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This is equal to the 2nd derivative of the impulse function. Can we realize this physically? I mean, is there any use for this in the real world?

Note by JohnDonnie Celestre
1 year, 11 months ago

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Well, inverse Laplace transforms aside, if the question is about the physical meaning of the 2nd derivative of the impulse function, which can be approximated with a Gaussian function, then we can propose this chart, where \(J\) is the impulse function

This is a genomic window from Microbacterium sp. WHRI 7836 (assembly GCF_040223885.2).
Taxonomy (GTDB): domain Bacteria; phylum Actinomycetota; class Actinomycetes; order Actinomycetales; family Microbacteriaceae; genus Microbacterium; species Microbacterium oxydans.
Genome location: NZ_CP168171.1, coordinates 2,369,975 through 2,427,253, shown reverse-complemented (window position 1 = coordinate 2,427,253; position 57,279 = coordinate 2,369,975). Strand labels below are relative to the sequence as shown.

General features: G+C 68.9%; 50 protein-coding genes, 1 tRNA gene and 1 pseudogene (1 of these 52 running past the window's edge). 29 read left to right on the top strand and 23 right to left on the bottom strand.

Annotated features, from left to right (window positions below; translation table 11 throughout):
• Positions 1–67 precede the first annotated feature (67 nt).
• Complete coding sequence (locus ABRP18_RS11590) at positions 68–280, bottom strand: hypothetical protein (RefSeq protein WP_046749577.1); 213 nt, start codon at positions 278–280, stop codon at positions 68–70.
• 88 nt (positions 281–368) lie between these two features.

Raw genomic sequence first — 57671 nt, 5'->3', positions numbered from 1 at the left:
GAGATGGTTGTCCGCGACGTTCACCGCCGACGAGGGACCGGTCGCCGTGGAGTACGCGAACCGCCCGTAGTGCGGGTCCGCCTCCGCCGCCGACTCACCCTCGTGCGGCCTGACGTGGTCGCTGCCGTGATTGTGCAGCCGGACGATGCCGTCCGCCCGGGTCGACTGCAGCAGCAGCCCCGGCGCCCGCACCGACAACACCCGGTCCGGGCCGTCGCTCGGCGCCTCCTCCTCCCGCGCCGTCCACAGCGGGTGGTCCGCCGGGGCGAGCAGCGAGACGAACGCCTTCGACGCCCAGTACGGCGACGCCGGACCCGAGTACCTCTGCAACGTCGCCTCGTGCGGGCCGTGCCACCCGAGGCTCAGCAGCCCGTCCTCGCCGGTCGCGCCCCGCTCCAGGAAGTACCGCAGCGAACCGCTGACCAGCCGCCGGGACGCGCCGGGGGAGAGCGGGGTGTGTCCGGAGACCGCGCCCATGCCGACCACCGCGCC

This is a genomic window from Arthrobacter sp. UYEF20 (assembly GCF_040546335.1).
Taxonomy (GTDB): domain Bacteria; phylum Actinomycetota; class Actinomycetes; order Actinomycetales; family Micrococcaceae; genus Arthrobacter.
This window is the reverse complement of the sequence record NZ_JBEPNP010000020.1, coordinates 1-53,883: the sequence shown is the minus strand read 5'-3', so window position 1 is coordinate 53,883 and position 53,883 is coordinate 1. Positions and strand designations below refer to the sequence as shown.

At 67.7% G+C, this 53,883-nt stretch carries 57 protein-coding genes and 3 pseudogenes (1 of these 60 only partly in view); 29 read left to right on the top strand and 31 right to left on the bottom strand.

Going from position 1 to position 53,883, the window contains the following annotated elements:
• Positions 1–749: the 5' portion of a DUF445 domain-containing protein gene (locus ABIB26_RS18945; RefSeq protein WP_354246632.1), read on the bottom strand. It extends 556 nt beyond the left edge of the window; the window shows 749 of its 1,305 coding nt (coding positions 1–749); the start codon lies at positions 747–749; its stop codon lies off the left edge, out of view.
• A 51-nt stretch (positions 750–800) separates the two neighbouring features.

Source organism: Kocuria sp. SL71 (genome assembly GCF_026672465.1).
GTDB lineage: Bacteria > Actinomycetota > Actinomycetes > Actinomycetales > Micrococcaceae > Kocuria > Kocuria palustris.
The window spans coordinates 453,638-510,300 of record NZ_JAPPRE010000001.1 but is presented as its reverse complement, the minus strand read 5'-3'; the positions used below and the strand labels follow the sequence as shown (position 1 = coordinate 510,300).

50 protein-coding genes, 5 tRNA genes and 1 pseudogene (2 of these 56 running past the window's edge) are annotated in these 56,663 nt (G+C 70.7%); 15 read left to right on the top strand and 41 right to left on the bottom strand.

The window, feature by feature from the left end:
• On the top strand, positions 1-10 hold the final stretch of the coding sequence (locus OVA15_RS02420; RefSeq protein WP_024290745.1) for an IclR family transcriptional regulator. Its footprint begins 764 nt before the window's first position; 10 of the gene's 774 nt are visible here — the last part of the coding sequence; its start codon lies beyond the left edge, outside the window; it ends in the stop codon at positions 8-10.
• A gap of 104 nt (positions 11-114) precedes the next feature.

\(J\) = integral of force over time, or change in momentum

\(J'\) = measure of rise (or fall) of force over time (this would be "jerk" in mechanics)

\(J''\) = measure of acceleration (or de-acceleration) of force over time (this should not be confused with ordinary acceleration--no forces are associated with this term)

The more "pointy" the Gaussian function becomes, the more it becomes like the true impulse or Dirac Delta function, so we could use this as a kind of an index for this. That is, if

\(J=\dfrac { 1 }{ a\sqrt { \pi } } { e }^{ -\dfrac { { x }^{ 2 } }{ { a }^{ 2 } } }\)


\(J''(0)=-\dfrac { 2 }{ { a }^{ 2 }\sqrt { \pi } } \)

So we just have a knob, \(a\), in which we can vary from a continuous application of force to the special case where the application of force is discrete and instantaneous. Michael Mendrin · 1 year, 11 months ago

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